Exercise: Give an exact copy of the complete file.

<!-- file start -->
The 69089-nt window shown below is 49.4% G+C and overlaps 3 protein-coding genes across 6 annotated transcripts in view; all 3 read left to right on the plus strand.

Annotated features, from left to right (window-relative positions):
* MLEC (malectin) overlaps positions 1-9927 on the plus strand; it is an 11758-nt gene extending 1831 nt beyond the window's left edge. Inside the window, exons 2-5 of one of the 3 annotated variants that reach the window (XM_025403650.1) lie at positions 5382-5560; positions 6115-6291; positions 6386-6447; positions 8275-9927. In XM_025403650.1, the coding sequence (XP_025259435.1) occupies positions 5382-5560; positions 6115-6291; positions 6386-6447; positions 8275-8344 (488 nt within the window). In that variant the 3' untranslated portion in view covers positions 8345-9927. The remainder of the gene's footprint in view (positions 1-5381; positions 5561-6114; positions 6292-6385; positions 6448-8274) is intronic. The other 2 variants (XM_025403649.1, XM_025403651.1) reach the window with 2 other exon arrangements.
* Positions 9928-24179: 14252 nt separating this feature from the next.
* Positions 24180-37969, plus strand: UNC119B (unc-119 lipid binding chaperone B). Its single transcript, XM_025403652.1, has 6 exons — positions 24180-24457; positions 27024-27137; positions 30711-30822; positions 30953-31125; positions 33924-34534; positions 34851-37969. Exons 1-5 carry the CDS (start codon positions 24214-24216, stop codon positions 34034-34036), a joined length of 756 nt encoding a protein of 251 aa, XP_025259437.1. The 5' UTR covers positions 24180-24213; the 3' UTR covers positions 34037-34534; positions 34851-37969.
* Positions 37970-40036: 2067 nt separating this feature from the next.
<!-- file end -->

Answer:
The 69089-nt window shown below is 49.4% G+C and overlaps 3 protein-coding genes across 6 annotated transcripts in view; all 3 read left to right on the plus strand.

Annotated features, from left to right (window-relative positions):
* MLEC (malectin) overlaps positions 1-9927 on the plus strand; it is an 11758-nt gene extending 1831 nt beyond the window's left edge. Inside the window, exons 2-5 of one of the 3 annotated variants that reach the window (XM_025403650.1) lie at positions 5382-5560; positions 6115-6291; positions 6386-6447; positions 8275-9927. In XM_025403650.1, the coding sequence (XP_025259435.1) occupies positions 5382-5560; positions 6115-6291; positions 6386-6447; positions 8275-8344 (488 nt within the window). In that variant the 3' untranslated portion in view covers positions 8345-9927. The remainder of the gene's footprint in view (positions 1-5381; positions 5561-6114; positions 6292-6385; positions 6448-8274) is intronic. The other 2 variants (XM_025403649.1, XM_025403651.1) reach the window with 2 other exon arrangements.
* Positions 9928-24179: 14252 nt separating this feature from the next.
* Positions 24180-37969, plus strand: UNC119B (unc-119 lipid binding chaperone B). Its single transcript, XM_025403652.1, has 6 exons — positions 24180-24457; positions 27024-27137; positions 30711-30822; positions 30953-31125; positions 33924-34534; positions 34851-37969. Exons 1-5 carry the CDS (start codon positions 24214-24216, stop codon positions 34034-34036), a joined length of 756 nt encoding a protein of 251 aa, XP_025259437.1. The 5' UTR covers positions 24180-24213; the 3' UTR covers positions 34037-34534; positions 34851-37969.
* Positions 37970-40036: 2067 nt separating this feature from the next.